But Margaret, in her beautiful garments, diffusing perfume just as her look and manner diffused the aroma of gentle breeding--The image of her was most insidiously alluring; he could not banish it. "And, damn it all, isn't she just a human being? What's become of my common-sense that I treat these foolish trifles as if they were important?"
Grant Arkwright came while the debate was still on. He soon noted that something was at work in Josh's mind to make him so silent and glum, so different from his usual voluble, flamboyant self. "What's up, Josh? What deviltry are you plotting now to add to poor old Stillwater's nervous indigestion?"
"I'm thinking about marriage," said Craig, lighting a cigarette and dropping into the faded magnificence of an ex-salon chair.
"Good business!" exclaimed Arkwright.
"It's far more important that you get married than that I do," explained Craig. "At present you don't amount to a damn. You're like one of those twittering swallows out there. As a married man you'd at least have the validity that attaches to every husband and father."
"If I could find the right girl," said Grant.
"I thought I had found her for you," continued Craig. "But, on second thoughts, I've about decided to take her for myself."
"Oh, you have?" said Arkwright, trying to be facetious of look and tone.
"Yes," said Josh, in his abrupt, decisive way. He threw the cigarette into the empty fireplace and stood up. "I think I'll take your advice and marry Miss Severance."
"Really!" mocked Grant; but he was red with anger, was muttering under his breath, "Insolent puppy!"
"Yes, I think she'll do." Craig spoke as if his verdict were probably overpartial to her. "It's queer about families and the kind of children they have. Every once in a while you'll find a dumb ass of a man whose brain will get to boiling with liquor or some other ferment, and it'll incubate an idea, a real idea. It's that way about paternity--or, rather, maternity. Now who'd think that inane, silly mother of Margaret's could have brought such a person as she is into the world?"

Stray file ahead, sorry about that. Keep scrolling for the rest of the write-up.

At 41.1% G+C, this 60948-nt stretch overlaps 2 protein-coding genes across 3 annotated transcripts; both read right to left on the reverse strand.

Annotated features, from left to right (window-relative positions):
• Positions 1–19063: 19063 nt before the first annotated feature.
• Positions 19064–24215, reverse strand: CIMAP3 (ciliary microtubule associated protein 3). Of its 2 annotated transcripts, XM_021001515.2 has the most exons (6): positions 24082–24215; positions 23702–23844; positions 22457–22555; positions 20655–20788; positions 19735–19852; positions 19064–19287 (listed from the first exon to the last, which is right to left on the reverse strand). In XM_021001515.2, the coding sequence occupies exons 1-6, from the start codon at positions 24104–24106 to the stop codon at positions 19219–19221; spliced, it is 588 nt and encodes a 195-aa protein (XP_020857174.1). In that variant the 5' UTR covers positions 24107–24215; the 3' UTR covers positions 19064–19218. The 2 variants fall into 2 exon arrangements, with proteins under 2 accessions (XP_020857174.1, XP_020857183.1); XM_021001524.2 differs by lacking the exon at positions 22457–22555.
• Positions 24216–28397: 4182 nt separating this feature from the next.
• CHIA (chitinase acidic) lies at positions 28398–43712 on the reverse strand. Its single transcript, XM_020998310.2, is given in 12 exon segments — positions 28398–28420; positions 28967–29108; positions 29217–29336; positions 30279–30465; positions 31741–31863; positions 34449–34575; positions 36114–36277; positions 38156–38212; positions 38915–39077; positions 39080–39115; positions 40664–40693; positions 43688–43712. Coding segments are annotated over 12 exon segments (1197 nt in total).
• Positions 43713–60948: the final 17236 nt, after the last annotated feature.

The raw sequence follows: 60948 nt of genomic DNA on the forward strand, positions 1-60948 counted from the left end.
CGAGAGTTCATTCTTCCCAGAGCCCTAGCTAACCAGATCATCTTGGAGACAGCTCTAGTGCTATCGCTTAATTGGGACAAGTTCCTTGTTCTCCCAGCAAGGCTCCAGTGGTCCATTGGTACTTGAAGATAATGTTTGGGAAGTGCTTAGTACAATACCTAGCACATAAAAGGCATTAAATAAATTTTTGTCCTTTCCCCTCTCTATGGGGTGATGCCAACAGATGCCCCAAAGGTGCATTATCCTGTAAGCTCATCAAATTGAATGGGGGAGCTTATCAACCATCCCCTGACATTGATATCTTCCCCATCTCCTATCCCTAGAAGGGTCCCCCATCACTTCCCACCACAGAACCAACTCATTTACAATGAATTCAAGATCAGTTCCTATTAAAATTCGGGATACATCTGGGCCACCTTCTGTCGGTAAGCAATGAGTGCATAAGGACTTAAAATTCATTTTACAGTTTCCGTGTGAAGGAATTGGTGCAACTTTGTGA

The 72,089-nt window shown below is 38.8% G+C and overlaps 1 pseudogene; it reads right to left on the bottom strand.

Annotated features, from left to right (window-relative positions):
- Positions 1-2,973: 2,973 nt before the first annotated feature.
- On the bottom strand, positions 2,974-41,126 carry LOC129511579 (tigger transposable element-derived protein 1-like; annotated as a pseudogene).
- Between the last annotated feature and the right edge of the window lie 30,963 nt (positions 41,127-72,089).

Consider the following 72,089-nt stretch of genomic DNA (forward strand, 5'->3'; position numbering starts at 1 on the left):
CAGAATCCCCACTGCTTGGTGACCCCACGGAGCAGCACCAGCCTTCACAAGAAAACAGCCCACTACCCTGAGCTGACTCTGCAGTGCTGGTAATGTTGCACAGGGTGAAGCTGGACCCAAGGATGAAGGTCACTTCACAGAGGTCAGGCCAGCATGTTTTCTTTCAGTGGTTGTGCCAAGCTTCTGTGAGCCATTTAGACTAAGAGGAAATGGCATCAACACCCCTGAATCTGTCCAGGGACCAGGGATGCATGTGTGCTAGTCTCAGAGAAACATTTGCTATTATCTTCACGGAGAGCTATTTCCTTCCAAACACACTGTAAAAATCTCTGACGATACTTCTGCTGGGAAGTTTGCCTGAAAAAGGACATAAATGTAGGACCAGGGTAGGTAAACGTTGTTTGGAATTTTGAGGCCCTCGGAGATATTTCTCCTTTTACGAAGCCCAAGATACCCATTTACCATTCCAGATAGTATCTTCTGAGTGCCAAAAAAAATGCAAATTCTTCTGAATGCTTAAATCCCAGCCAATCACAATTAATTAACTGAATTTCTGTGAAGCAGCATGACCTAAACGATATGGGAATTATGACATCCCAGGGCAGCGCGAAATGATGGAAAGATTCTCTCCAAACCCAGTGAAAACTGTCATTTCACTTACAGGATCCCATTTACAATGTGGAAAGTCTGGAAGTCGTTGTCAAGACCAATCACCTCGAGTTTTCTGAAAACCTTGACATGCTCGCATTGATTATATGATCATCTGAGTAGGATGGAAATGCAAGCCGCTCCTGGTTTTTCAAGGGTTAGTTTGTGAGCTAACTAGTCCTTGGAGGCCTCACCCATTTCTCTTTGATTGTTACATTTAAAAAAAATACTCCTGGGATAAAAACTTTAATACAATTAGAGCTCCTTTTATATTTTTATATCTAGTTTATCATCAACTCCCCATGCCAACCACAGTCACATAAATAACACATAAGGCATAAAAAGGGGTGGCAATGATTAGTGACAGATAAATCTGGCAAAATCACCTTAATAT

"Mrs. Severence is a very sweet and amiable lady," said Grant coldly.
"Pooh!" scoffed Craig. "She's a nothing--a puff of wind--a nit. Such as she, by the great gross, wouldn't count one."
"I doubt if it would be--wise--politically, I mean--for you to marry a woman of--of the fashionable set." Grant spoke judicially, with constraint in his voice.
"You're quite right there," answered Craig promptly. "Still, it's a temptation....I've been reconsidering the idea since I discovered that she loves me."
Grant leaped to his feet. "Loves you!" he shouted. Josh smiled calmly. "Loves me," said he. "Why not, pray?"
"I--I--I--don't know," answered Grant weakly.
"Oh, yes, you do. You think I'm not good enough for her--as if this were not America, but Europe." And he went on loftily: "You ought to consider what such thoughts mean, as revelations of your own character, Grant."
"You misunderstood me entirely," protested Grant, red and guilty. "Didn't I originally suggest her to you?"